Wednesday, October 7
7. Educate Yourself (& Others!)
Oftentimes, those who are disinterested or hesitant to vote just don’t know enough about what’s at stake and why elections should matter to them. We can all benefit from educating ourselves and those around us about the issues that will be impacted by this election and how the different candidates will actually have an influence on our world. Knowledge really is power.
Thursday, October 8
8. Ruth Bader Ginsburg
We need to do the notorious feminist icon’s legacy proud by fighting for the things we care about. And, with her passing, her vacant Supreme Court seat is hugely consequential. If we care about Roe v. Wade, health care, climate change, or anything else the highest court influences, we need to fight for it—just like RBG would have.
Friday, October 9
9. Climate Change
The science is in—and has been in for quite some time. Climate change is happening, and we as humans are contributing to it. This will be one of the single most long-lasting consequences of the 2020 election. It will be one of the biggest parts of the legacy that we leave. Let’s save our planet—and protect the futures of the generations to come. V-O-T-E.
Saturday, October 10
10. Make Phone Calls (or Send Texts!)
Aside from voting, making phone calls or sending texts to potential voters is a great way to contribute. You can reach out to ask people to vote at all, or you can encourage people to vote for your preferred candidate(s). Nonprofits like Vote Save America and Indivisible have enthusiastic volunteers making calls throughout the country. Make a virtual date with friends or family and get calling!
Vote Save America
Sunday, October 11
Our ideas of ideal immigration policy may be diverse, but we can (or should) all agree that caging children at our southern borders is just not okay. We should never tolerate xenophobia, racism, or discrimination against immigrants. And we should never elect leaders who do.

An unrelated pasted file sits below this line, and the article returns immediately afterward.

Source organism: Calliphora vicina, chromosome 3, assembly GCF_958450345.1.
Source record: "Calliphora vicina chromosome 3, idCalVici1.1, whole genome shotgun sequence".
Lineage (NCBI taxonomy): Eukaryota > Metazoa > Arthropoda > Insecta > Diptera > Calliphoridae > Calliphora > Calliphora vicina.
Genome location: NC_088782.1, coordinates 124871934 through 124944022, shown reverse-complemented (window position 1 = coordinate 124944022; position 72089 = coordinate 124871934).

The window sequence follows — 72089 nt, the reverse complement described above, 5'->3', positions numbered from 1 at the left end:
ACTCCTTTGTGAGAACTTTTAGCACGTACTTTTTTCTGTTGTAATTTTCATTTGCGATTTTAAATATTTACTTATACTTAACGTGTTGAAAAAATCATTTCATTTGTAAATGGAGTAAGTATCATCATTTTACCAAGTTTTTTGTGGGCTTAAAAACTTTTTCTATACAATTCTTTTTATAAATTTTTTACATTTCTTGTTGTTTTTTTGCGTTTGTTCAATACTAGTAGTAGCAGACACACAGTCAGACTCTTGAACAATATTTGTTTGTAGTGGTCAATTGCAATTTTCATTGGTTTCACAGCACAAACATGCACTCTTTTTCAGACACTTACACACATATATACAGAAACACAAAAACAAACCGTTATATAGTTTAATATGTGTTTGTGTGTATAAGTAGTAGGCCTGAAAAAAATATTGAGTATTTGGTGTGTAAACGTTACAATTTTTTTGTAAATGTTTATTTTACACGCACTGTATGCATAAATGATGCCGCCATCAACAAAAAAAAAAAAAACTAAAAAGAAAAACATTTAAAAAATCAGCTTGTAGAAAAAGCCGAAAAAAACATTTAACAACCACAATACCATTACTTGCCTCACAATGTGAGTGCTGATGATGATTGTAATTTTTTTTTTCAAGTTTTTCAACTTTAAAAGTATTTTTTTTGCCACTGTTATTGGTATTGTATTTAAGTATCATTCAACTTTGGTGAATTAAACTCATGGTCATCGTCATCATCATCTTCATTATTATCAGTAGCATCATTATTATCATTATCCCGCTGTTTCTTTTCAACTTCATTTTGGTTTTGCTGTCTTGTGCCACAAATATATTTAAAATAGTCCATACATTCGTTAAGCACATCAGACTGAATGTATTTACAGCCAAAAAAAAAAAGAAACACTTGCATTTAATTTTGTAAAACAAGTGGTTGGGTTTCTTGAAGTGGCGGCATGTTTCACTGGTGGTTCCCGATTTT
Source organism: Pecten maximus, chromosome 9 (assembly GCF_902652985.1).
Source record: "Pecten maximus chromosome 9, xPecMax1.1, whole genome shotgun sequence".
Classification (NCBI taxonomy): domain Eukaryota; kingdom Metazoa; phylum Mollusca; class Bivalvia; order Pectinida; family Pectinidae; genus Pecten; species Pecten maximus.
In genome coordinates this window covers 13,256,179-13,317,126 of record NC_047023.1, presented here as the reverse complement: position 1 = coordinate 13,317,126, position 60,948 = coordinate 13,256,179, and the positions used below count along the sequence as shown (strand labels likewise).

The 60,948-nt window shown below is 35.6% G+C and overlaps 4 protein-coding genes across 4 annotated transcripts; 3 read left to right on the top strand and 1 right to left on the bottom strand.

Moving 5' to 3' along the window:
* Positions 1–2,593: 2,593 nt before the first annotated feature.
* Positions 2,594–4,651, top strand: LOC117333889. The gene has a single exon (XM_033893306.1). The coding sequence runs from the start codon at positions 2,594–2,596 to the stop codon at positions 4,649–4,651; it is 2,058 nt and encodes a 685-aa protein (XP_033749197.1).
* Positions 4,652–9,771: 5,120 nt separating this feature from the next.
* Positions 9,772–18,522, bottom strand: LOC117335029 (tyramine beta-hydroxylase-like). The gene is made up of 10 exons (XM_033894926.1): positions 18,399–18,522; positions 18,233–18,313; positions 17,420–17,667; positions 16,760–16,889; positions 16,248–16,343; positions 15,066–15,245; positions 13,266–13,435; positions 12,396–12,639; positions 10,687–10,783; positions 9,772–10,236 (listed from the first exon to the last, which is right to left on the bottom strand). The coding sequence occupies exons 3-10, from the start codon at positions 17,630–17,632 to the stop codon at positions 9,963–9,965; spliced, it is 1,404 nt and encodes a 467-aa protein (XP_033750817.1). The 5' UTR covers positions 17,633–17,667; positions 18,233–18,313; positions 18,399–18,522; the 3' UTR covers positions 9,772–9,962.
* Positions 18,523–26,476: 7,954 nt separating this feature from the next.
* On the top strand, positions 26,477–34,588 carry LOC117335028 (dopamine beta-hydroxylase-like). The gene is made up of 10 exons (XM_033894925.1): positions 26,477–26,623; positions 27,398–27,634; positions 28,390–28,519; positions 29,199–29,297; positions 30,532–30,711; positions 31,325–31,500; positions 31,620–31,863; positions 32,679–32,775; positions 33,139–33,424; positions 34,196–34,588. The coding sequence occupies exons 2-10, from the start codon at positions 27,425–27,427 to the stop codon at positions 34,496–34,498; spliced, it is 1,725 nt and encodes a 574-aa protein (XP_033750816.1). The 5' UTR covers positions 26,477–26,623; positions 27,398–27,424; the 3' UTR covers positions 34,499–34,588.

Monday, October 12
12. Health Care
The Affordable Care Act is on the line in 2020. That means tens of millions of Americans’ health coverage is on the line. The implications of a potential overturn of the ACA would be enormous. If we didn’t already know it, this pandemic has taught us that health care and coverage for pre-existing conditions are vitally important. Luckily, we can do something about it in November.
Tuesday, October 13
13. Post, Tweet, Comment, Share
Social media has a complicated reputation these days, but we can always choose to use it for good and to amplify causes we care about. Facebook, Instagram, Twitter, and other platforms are great ways to engage with other voters, promote the candidates you love, and speak up about the issues you care about.
Wednesday, October 14
The legalization of weed is in no way all about folks wanting to get high—nor is it even just about people using THC and CBD to help with sleep, mental health issues, and chronic pain. The criminalization of marijuana has played an enormous role in criminal justice and systemic racism for decades. Black people are disproportionately affected by these laws, and it’s time we change that.
Thursday, October 15
15. Put Your Money Where Your Mouth Is